In a recent interview aired on NPR, senior scholar Khaled Abou El Fadl disentangles historically-grounded definitions of sharīʿa from public misunderstandings of it. The problems fueling those popular misunderstanding are twofold. First, there is a conceptual problem. Most of the public does not know what sharīʿa means. On a basic level, he defines it as “the law of goodness,” which individuals must struggle to interpret in a way that brings that ideal to reality in their own lives and laws. Second, there is a political fear. The policies that some individuals fear from sharīʿa are artifacts of medieval applications of it that today are simply not feasible or effective, even for Muslims.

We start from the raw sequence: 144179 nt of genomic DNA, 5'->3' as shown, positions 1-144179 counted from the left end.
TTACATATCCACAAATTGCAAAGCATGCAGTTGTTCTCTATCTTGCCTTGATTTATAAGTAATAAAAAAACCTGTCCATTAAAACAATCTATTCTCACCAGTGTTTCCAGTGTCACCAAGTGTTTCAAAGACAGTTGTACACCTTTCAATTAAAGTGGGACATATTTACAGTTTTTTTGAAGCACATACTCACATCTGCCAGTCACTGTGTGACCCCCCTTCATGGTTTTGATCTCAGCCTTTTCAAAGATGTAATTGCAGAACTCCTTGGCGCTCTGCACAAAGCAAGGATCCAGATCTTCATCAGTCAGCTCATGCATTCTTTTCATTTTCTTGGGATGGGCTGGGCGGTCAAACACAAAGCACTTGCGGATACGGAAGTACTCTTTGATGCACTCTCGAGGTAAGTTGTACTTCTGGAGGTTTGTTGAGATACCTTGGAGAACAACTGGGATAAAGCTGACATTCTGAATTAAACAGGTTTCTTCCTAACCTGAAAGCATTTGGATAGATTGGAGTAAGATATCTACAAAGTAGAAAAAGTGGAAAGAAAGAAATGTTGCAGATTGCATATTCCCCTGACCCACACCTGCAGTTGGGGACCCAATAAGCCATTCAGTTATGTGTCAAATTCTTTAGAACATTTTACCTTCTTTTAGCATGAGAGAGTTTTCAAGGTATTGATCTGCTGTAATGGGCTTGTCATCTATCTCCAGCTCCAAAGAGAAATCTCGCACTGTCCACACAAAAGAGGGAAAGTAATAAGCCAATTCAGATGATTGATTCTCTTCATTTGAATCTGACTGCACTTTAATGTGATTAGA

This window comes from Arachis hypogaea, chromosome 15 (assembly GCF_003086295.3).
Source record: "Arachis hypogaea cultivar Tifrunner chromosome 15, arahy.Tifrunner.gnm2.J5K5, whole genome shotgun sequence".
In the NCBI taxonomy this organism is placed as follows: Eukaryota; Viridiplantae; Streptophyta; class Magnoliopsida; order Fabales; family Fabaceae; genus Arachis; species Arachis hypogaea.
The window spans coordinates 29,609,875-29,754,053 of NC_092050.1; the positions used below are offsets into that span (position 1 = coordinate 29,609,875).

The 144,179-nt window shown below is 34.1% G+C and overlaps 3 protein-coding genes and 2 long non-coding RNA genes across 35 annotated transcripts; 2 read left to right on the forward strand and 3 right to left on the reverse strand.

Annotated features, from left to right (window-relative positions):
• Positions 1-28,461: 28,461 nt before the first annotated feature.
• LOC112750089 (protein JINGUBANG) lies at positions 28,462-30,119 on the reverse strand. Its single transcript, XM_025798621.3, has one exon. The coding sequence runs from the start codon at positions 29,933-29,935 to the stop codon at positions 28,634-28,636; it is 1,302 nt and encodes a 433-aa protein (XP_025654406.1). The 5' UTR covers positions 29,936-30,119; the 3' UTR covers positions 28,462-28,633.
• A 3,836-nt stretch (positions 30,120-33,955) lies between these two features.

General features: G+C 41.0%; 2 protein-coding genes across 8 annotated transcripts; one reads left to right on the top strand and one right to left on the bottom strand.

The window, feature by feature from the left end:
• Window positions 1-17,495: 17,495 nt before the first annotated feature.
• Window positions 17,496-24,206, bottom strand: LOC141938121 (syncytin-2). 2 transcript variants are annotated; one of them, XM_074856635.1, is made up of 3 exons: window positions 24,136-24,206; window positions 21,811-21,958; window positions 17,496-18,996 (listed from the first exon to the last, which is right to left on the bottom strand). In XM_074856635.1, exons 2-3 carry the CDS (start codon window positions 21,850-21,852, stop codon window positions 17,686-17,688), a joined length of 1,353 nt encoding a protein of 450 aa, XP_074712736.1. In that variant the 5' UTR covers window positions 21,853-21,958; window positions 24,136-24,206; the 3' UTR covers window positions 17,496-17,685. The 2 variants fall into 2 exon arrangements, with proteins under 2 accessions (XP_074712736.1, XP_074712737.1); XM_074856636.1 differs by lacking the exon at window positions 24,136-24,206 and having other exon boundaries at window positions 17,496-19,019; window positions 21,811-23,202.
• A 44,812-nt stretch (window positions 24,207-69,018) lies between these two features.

Abou El Fadl explains what many conceptualize as “sharia” is in fact the “human extrapolations on the moral law of god.” These extrapolations and interpretations give rise to dissidents, many of whom are unhappy with governmental secularism, and some of whom express this dissatisfaction through violent measures. Justified through an “invented interpretative tradition,” these measures look to an invented fundamentalism for a solution to frustrations attributed to colonialism. Abou El Fadl implicitly undermines these extremists’ hypotheses by citing the short-lived “sharīʿa” policies of countries such as Iran, which experimented with stoning and severing the hands of thieves. They “quickly found it doesn’t work in the modern world,” and replaced these laws with “more modern criminal laws,” ones that do not “turn back time…and reverse human beings on the front of humanitarian thinking.” With that idea in mind, Abou El Fadl separates the conceptual definition of sharīʿa from its violent image, and points out the modern failures of the states and non-state actors that perpetuate certain medieval policies, which sometimes inform this violent conceptualization. In doing so, he illustrates the fallacy of fearing sharīʿa itself and instead invites listeners to learn more about sharīʿa.